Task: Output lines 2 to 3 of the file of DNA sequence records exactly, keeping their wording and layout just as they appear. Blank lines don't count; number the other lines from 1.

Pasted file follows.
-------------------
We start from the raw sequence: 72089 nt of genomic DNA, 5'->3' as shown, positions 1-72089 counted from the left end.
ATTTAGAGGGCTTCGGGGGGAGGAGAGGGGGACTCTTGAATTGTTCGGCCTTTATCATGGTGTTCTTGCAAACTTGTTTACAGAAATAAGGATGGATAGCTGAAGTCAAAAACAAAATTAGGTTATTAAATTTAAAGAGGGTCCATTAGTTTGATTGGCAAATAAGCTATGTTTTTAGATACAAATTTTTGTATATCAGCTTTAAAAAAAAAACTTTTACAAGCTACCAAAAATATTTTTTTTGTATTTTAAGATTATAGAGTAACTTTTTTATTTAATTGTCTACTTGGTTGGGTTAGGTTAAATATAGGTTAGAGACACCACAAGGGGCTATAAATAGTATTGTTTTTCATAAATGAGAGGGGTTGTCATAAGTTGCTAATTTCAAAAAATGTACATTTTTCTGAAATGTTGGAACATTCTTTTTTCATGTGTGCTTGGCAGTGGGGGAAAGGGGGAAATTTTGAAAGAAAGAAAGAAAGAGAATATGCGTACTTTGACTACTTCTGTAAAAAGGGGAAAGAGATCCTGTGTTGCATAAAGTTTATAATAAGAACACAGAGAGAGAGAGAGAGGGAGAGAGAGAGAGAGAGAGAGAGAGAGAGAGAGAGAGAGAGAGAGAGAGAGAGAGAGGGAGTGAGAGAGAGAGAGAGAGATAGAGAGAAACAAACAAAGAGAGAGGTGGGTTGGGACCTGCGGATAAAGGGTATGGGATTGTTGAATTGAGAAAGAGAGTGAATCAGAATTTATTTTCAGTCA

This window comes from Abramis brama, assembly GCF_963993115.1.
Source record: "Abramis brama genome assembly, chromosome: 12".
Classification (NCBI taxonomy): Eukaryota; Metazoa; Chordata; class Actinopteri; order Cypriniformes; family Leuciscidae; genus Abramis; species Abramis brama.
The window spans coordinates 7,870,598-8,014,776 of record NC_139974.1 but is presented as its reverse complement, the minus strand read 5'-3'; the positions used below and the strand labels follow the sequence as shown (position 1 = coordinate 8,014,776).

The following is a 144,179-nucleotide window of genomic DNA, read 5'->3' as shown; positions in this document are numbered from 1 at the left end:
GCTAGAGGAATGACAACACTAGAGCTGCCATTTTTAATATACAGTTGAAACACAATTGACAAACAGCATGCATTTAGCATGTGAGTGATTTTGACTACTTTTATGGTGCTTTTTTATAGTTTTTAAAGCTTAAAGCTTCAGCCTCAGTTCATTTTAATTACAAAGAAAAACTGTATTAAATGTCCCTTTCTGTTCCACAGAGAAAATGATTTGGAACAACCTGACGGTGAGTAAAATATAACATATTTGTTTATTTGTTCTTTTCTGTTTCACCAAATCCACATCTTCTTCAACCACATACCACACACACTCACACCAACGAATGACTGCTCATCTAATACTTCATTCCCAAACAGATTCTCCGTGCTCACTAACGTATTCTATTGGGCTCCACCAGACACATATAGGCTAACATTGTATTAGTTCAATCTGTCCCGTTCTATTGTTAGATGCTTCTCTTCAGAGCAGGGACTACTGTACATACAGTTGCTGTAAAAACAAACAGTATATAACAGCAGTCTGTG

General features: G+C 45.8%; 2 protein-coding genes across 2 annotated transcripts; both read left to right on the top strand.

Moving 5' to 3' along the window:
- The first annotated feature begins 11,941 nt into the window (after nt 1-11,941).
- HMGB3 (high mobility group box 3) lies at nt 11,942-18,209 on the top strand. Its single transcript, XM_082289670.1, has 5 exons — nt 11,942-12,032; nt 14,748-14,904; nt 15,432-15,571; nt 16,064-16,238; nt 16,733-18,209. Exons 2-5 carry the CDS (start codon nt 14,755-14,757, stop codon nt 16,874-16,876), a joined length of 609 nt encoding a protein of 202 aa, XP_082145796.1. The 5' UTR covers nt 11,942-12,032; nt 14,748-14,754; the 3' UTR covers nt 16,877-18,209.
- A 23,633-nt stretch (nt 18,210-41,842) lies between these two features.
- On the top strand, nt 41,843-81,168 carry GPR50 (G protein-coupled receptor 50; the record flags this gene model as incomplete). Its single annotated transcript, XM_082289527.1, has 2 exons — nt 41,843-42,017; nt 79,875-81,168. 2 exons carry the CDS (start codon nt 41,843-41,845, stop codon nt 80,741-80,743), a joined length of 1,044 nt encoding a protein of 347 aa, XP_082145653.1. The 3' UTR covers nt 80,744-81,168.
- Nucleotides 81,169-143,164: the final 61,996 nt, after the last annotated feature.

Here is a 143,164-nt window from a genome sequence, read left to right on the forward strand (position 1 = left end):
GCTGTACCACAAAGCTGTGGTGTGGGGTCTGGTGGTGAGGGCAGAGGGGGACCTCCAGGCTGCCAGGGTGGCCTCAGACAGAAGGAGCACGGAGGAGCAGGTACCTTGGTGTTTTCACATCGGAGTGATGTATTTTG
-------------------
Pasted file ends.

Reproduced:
ATTTAGAGGGCTTCGGGGGGAGGAGAGGGGGACTCTTGAATTGTTCGGCCTTTATCATGGTGTTCTTGCAAACTTGTTTACAGAAATAAGGATGGATAGCTGAAGTCAAAAACAAAATTAGGTTATTAAATTTAAAGAGGGTCCATTAGTTTGATTGGCAAATAAGCTATGTTTTTAGATACAAATTTTTGTATATCAGCTTTAAAAAAAAAACTTTTACAAGCTACCAAAAATATTTTTTTTGTATTTTAAGATTATAGAGTAACTTTTTTATTTAATTGTCTACTTGGTTGGGTTAGGTTAAATATAGGTTAGAGACACCACAAGGGGCTATAAATAGTATTGTTTTTCATAAATGAGAGGGGTTGTCATAAGTTGCTAATTTCAAAAAATGTACATTTTTCTGAAATGTTGGAACATTCTTTTTTCATGTGTGCTTGGCAGTGGGGGAAAGGGGGAAATTTTGAAAGAAAGAAAGAAAGAGAATATGCGTACTTTGACTACTTCTGTAAAAAGGGGAAAGAGATCCTGTGTTGCATAAAGTTTATAATAAGAACACAGAGAGAGAGAGAGAGGGAGAGAGAGAGAGAGAGAGAGAGAGAGAGAGAGAGAGAGAGAGAGAGAGAGAGAGAGGGAGTGAGAGAGAGAGAGAGAGATAGAGAGAAACAAACAAAGAGAGAGGTGGGTTGGGACCTGCGGATAAAGGGTATGGGATTGTTGAATTGAGAAAGAGAGTGAATCAGAATTTATTTTCAGTCA

This window comes from Abramis brama, assembly GCF_963993115.1.